- 2 cloves garlic, grated
- ¼ cup tomato paste
- ½ cup dry red wine
- ¼ cup extra-virgin olive oil
- 1 chopped medium onion
- 1 tablespoon chopped fresh rosemary
- 2 chopped medium carrots
- 8 ounces cremini mushrooms, quartered
- 1 ¾ pounds boneless, skinless chicken, cut into cubes.
- 1 pound whole-wheat fettuccine
- 1 28-ounce can of whole peeled tomatoes (no salt added)
- ½ teaspoon salt
- ¼ teaspoon crushed red pepper
- ½ cup grated Romano cheese
- ½ cup chopped fresh parsley
- Boil a large pot of water.
- Break tomatoes into chunks and pour them into a medium bowl with tomato juices.
- Saute onion, carrots, and mushrooms in a little olive oil for about 5 minutes until mushrooms are soft.
- While the mixture is cooking, add pasta to the boiling water. Cook according to the directions on the package.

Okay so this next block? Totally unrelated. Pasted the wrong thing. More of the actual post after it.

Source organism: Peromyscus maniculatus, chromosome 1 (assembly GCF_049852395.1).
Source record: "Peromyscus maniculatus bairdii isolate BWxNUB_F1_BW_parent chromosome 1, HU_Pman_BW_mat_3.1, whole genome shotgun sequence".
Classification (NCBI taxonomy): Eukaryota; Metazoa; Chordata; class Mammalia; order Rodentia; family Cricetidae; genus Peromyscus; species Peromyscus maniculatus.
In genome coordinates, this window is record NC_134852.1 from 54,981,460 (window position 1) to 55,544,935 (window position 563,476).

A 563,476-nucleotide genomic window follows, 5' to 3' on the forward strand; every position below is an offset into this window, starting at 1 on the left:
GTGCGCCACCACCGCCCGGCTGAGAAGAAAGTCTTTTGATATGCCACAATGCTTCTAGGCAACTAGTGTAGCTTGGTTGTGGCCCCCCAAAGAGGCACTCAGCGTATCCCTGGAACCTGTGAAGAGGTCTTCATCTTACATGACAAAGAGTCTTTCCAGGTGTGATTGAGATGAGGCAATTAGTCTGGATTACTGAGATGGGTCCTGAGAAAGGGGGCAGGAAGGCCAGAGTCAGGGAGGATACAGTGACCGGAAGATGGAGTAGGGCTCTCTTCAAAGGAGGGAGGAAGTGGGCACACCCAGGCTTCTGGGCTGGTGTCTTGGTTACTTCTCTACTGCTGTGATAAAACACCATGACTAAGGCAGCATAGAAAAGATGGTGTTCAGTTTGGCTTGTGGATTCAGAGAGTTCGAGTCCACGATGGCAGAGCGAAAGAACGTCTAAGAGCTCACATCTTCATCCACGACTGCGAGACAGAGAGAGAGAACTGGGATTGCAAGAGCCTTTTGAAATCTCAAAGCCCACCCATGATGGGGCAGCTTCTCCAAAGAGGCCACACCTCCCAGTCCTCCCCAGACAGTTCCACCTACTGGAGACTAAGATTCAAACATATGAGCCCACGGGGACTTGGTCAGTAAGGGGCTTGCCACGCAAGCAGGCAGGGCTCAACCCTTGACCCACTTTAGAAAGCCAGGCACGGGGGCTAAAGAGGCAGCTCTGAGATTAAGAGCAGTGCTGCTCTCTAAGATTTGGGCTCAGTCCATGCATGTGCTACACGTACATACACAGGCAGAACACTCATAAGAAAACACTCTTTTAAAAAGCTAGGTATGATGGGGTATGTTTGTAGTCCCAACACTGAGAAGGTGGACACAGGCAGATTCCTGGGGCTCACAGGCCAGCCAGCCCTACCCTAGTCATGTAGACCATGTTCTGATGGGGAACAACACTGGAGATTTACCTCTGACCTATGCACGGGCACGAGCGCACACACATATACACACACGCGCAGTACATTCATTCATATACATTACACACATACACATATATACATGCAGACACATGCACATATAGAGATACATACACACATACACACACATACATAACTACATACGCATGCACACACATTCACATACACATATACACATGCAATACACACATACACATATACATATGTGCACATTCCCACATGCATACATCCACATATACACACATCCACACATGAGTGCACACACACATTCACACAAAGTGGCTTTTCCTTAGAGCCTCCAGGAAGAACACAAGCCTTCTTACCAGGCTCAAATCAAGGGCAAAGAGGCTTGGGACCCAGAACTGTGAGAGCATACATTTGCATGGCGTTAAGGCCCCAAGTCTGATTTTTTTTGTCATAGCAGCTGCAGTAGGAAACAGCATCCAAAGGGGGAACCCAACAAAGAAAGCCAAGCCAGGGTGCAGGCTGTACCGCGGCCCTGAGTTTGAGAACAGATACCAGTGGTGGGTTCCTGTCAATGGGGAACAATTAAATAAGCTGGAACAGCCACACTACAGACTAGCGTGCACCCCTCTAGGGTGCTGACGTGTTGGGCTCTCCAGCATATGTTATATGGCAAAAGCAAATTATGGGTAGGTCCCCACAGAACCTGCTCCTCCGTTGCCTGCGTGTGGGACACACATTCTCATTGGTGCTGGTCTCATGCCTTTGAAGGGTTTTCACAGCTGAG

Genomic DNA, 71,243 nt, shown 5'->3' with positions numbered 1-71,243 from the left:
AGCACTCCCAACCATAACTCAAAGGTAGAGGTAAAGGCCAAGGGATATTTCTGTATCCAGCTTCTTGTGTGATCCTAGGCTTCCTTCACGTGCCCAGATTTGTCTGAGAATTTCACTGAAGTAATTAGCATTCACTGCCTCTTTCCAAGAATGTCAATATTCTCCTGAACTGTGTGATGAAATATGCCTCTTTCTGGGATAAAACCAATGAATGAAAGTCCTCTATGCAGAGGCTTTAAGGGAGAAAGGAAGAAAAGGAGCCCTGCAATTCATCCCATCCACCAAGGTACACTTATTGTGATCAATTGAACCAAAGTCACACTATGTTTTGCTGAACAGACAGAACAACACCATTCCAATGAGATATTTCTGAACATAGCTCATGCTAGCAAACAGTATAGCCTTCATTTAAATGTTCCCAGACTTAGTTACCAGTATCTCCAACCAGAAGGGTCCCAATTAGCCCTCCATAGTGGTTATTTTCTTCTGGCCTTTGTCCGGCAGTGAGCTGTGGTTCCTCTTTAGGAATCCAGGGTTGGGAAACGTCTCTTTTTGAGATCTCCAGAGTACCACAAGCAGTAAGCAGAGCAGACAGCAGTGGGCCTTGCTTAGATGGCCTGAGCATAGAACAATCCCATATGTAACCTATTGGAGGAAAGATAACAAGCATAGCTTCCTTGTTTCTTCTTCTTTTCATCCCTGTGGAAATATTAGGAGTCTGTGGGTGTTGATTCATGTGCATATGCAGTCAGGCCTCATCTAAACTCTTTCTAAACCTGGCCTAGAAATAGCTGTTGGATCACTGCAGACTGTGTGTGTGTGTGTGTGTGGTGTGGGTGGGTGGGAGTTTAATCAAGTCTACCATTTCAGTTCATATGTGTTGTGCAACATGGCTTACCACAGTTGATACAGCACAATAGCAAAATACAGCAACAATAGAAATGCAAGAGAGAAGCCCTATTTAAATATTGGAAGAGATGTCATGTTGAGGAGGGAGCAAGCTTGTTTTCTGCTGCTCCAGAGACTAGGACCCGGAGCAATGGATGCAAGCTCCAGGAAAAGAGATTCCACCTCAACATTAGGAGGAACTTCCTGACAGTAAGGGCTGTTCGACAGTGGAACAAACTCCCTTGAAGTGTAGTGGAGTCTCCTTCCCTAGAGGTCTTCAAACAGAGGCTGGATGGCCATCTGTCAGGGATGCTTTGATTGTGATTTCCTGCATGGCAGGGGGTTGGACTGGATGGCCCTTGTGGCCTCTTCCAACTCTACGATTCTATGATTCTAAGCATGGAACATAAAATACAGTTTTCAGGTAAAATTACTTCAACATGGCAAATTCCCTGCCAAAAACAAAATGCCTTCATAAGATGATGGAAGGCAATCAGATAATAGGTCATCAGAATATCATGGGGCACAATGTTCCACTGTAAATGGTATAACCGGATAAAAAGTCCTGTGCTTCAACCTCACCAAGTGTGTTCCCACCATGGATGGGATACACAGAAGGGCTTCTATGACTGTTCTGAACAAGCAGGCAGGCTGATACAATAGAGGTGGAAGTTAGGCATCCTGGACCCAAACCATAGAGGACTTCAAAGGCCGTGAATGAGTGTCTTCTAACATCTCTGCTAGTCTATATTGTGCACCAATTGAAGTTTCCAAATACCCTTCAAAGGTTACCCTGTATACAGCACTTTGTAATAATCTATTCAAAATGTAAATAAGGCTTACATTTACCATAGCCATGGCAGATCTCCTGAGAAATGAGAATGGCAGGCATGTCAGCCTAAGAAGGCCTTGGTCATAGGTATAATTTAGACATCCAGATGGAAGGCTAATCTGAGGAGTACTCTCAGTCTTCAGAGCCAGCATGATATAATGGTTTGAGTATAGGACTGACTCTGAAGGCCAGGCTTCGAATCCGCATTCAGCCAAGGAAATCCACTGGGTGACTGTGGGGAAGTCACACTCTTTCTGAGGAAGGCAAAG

- Add garlic, tomato paste, and chicken to the skillet and cook for 4 minutes. There should be some browning at the bottom of the pan.
- Add wine, tomatoes, salt, and crushed red pepper. Cook for about 4-6 minutes.
- Stir in rosemary. Cook for another minute, checking to see if the chicken is done.
- Once the chicken is fully cooked, move the mixture to a bowl.
- Drain the pasta. Serve with the sauce, cheese, and parsley.
Vegetarian Bean Tacos
Total Time: 35 minutes
- 1 tablespoon olive oil
- 1 medium onion, chopped
- 2 garlic cloves, minced
- 2 cans of black beans (15 ounce each)
- 1 tablespoon chili powder
- 2 teaspoons ground cumin
- 1 finely chopped jalapeno pepper (no seeds)
- 1 teaspoon ground coriander
- 1 can (14 ounces) diced tomatoes (no salt added), drained
- 4 whole wheat tortillas
- Optional toppings: Shredded cheddar jack cheese (use sparingly), lettuce, diced avocado, and salsa
- In a large skillet, heat olive oil over medium heat and add onion and jalapeno.
- Cook until soft.
- Add garlic and all of the seasonings.
- Cook for 1-2 minutes longer.
- Drain the beans, then stir them in with the tomatoes. Cook until heated through.
- Serve the mixture in tortillas with desired toppings.
Salmon with Quinoa & Roasted Veggies
Total Time: 40 minutes
- 1 large squash. The squash should be seeded and cut into 1-inch pieces